ELEMENTS OF A CRIME: CAUSATION Must be shown that the act caused the injury, death, or property damage sustained by victim Causation is complicated term Generally court is looking for legal cause Alleged criminal act may not be legal cause If criminal act is substantial factor contributing to harm, it may be judged legal cause Intervening act may also be judged legal cause of harm Also possible act not caused by offender may

combine with offenders act(s) to produce harmful result ATTENDANT CIRCUMSTANCES Some crimes have additional element (or elements) that must be proved Attendant circumstances Facts surrounding an event Criminal act may not be prosecuted as a crime unless specified circumstances co-exist with act and guilty mind

LIABILITY WITHOUT FAULT Criminal culpability is imposed in some situations even if no fault or evil intent can be shown on part of accused Categories justified on grounds that: In many cases, only minor penalties are applied Proof of intent is difficult if not impossible to obtain Criminal culpability is essential for compensation of victims as well as for deterrence of others Three types Strict liability Vicarious liability

Enterprise liability LIABILITY WITHOUT FAULT: STRICT LIABILITY Legal concept that holds defendants responsible for wrongful acts even when they are not guilty of negligence, fault, or bad faith Some crimes include: Selling alcohol to minors Statutory rape Sexual intercourse, or in some jurisdictions, other sexual acts as well, with an underage person even if that person allegedly consented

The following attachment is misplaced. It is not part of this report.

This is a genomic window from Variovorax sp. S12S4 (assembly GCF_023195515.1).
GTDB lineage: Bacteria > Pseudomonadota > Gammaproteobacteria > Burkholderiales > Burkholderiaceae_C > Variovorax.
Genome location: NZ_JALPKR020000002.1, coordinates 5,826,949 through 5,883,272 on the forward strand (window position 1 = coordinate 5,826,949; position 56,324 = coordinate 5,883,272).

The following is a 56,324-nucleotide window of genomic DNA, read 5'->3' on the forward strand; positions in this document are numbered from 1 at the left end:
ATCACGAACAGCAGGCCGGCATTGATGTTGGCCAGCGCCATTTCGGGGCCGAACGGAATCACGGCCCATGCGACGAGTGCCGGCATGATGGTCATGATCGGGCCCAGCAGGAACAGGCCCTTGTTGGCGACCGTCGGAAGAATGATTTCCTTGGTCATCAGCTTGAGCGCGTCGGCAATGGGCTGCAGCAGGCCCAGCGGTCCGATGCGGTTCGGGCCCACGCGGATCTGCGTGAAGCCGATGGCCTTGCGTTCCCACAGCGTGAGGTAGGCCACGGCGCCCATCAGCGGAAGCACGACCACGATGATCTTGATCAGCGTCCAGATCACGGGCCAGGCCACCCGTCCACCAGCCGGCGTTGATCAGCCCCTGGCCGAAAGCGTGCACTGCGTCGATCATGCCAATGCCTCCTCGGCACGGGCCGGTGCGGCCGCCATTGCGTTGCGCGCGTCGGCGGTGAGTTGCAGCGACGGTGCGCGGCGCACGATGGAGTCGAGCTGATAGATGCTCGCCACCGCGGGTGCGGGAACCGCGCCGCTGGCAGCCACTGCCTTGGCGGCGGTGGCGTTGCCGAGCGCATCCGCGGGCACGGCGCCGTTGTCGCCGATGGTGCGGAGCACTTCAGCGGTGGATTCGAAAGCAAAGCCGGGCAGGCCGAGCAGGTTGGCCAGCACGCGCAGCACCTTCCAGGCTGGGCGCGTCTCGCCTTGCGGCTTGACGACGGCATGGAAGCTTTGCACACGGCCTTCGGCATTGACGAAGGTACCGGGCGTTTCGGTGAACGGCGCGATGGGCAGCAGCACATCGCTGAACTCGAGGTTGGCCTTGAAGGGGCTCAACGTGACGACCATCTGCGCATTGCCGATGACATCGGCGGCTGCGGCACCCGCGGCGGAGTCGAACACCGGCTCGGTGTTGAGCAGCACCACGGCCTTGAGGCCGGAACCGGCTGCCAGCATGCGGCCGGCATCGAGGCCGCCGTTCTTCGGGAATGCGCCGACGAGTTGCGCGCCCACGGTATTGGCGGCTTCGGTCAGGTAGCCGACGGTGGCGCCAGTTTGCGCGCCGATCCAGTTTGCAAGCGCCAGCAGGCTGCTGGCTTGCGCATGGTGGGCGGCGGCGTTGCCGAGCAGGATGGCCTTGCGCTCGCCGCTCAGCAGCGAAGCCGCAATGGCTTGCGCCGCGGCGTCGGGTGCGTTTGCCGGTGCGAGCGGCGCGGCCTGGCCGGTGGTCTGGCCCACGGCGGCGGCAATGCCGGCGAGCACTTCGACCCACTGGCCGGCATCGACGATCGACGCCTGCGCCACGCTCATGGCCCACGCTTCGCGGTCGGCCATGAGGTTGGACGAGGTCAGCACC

Use of strict liability for this crime is an exception to rationale of minor penalties applied LIABILITY WITHOUT FAULT: VICARIOUS LIABILITY Dispenses with the requirement of actus reus and imputes criminal act of one person to another Often used for employer-employee situations Whether employer can be held responsible in criminal as well as civil law is determined by law of jurisdiction in which employment occurred and specific facts of case

LIABILITY WITHOUT FAULT: ENTERPRISE LIABILITY The process of holding an entire business enterprise legally liable for an event Under common law, corporations could not be charged with crimes Rested on argument that corporations had no mind and no body No intent, no imprisonment As criminal law broke from this position, first penalties were criminal fines

LIABILITY WITHOUT FAULT: ENTERPRISE LIABILITY Today, most courts rule they can be held criminally culpable for criminal acts or omissions Upheld by U.S. Supreme Court New York Central and Hudson River Railroad Co. v. United States (1909) Limitations do exist Employees must be acting within the scope of their employment Cannot be held liable for crimes whose punishments only provide for death or imprisonment

LIABILITY WITHOUT FAULT: ENTERPRISE LIABILITY A previously successful argument by corporations that they should be liable only for property crimes has been challenged Granite Construction Co. v. Superior Court (5 th Dist. 1983) Reasonable to expect more prosecutions under this theory of criminal culpability